Two of the most charming birds in India are now occupied with family cares. These are both black-and-white birds—the magpie-robin (Copsychus saularis) and the pied wagtail (Motacilla maderaspatensis). The former has already been noticed as the best songster in the plains of India. The pattern of its plumage resembles that of the common magpie; this explains its English name. The hen is grey where the cock is black, otherwise there is no external difference between the sexes. For some weeks the cock has been singing lustily, especially in the early morning and late afternoon. In April he begins his courtship. His display is a simple affair—mere tail-play; the tail is expanded into a fan, so as to show the white outer feathers, then it is either raised and lowered alternately, or merely held depressed. Normally the tail is carried almost vertically. The nest is invariably placed in a cavity of a tree or a building.
The pied wagtail always nests near water. If not on the ground, the nursery rests on some structure built by man.
A visit to a bridge of boats in April is sure to reveal a nest of this charming bird. Hume records a case of a pair of pied wagtails nesting in a ferry-boat. This, it is true, was seldom used, but did occasionally cross the Jumna. On such occasions the hen would continue to sit, while the cock stood on the gunwale, pouring forth his sweet song, and made, from time to time, little sallies over the water after a flying gnat. Mr. A. J. Currie found at Lahore a nest of these wagtails in a ferry-boat in daily use; so that the birds must have selected the site and built the nest while the boat was passing to and fro across the river!
Yet another black-and-white bird nests in April. This is the pied bush-chat (Pratincola caprata). The cock is black all over, save for a white patch on the rump and a bar of white in the wing. He delights to sit on a telegraph wire or a stem of elephant grass and there make cheerful melody. The hen is a dull reddish-grey bird. The nest is usually placed in a hole in the ground or a bank or a wall, sometimes it is wedged into a tussock of grass.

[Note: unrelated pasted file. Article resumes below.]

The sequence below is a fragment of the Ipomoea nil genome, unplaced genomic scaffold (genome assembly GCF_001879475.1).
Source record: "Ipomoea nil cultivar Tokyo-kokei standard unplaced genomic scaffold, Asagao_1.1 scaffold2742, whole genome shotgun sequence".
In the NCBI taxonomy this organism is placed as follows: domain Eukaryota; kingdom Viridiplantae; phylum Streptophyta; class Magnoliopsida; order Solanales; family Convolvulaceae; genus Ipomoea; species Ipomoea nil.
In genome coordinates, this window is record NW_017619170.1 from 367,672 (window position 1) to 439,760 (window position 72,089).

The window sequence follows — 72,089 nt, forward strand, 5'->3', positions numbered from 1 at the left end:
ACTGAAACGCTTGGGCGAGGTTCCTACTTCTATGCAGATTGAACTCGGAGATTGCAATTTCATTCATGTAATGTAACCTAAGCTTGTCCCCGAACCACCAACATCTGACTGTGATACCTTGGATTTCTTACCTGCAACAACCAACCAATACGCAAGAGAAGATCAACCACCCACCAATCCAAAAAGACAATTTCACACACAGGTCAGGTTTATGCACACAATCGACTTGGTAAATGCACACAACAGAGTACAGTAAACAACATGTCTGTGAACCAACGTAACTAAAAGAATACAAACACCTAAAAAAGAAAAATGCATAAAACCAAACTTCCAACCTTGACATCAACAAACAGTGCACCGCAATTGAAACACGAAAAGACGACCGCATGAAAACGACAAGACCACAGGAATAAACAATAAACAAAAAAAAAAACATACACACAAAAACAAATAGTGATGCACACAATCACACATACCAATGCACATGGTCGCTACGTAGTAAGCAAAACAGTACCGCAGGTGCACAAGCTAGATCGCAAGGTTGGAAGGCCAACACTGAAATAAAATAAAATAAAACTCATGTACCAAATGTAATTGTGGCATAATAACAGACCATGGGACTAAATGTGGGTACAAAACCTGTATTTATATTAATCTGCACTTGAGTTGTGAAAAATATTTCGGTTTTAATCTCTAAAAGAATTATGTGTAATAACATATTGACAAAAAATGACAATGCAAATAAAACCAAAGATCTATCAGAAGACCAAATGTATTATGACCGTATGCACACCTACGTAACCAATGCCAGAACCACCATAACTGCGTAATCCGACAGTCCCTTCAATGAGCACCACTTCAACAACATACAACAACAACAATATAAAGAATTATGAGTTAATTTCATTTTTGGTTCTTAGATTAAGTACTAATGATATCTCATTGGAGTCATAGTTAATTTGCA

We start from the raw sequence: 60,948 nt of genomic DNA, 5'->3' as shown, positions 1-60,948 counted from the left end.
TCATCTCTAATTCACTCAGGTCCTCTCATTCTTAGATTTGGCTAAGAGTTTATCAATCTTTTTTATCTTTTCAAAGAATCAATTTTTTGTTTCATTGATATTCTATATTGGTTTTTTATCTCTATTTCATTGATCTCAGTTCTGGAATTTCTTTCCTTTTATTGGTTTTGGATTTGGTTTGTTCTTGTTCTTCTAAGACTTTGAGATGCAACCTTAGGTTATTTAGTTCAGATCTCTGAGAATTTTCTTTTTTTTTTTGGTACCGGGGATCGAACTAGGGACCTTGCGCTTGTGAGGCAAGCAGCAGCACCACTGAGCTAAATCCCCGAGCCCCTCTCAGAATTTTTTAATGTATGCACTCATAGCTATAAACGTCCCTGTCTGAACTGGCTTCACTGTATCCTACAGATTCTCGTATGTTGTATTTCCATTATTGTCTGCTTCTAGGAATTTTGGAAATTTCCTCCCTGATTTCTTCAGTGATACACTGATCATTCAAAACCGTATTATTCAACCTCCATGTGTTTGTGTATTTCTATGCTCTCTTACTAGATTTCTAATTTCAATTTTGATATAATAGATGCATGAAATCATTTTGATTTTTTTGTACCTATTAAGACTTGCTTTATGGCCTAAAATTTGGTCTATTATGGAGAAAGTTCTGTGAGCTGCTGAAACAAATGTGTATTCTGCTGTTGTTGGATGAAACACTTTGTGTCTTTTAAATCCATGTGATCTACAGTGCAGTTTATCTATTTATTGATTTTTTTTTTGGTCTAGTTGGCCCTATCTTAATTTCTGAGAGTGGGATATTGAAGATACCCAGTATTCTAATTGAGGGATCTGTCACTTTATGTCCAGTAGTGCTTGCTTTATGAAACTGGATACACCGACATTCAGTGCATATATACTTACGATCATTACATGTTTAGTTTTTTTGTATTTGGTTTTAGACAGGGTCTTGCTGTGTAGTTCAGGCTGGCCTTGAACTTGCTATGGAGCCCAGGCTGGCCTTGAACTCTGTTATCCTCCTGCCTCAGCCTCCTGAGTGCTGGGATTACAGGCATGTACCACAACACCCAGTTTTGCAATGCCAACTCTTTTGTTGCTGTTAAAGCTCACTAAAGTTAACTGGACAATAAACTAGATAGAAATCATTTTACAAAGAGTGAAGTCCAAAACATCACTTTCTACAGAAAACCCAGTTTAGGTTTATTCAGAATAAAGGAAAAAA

Allied to the magpie-robin and the pied bush-chat is the familiar Indian robin (Thamnobia cambayensis), which, like its relatives, is now engaged in nesting operations. This species constructs its cup-shaped nest in all manner of strange places. Spaces in stacks of bricks, holes in the ground or in buildings, and window-sills are held in high esteem as nesting sites. The eggs are not easy to describe because they display great variation. The commonest type has a pale green shell, speckled with reddish-brown spots, which are most densely distributed at the thick end of the egg.
Many of the grey partridges (Francolinus pondicerianus) are now nesting. This species is somewhat erratic in respect of its breeding season. Eggs have been taken in February, March, April, May, June, September, October, and November. The April eggs, however, outnumber those of all the other months put together. The nest is a shallow depression in the ground, lined with grass, usually under a bush. From six to nine cream-coloured eggs are laid.
Another bird which is now incubating eggs on the ground is the did-he-do-it or red-wattled lapwing (Sarcogrammus indicus). The curious call, from which this plover derives its popular name, is familiar to every resident in India. This species nests between March and August. The 122 eggs in the possession of Hume were taken, 12 in March, 46 in April, 24 in May, 26 in June, 4 in July, and 8 in August. Generally in a slight depression on the ground, occasionally on the ballast of a rail-road, four pegtop-shaped eggs are laid; these are, invariably, placed in the form of a cross, so that they touch each other at their thin ends. They are coloured like those of the common plover. The yellow-wattled lapwing (Sarciophorus malabaricus), which resembles its cousin in manners and appearance, nests in April, May and June.
The nesting season of the various species of sand-grouse that breed in India is now beginning. These birds, like lapwings, lay their eggs on the ground.
In April one may come across an occasional nest of the pied starling, the king-crow, the paradise flycatcher, the grey hornbill, and the oriole, but these are exceptions. The birds in question do not as a rule begin to nest until May, and their doings accordingly are chronicled in the calendar for that month.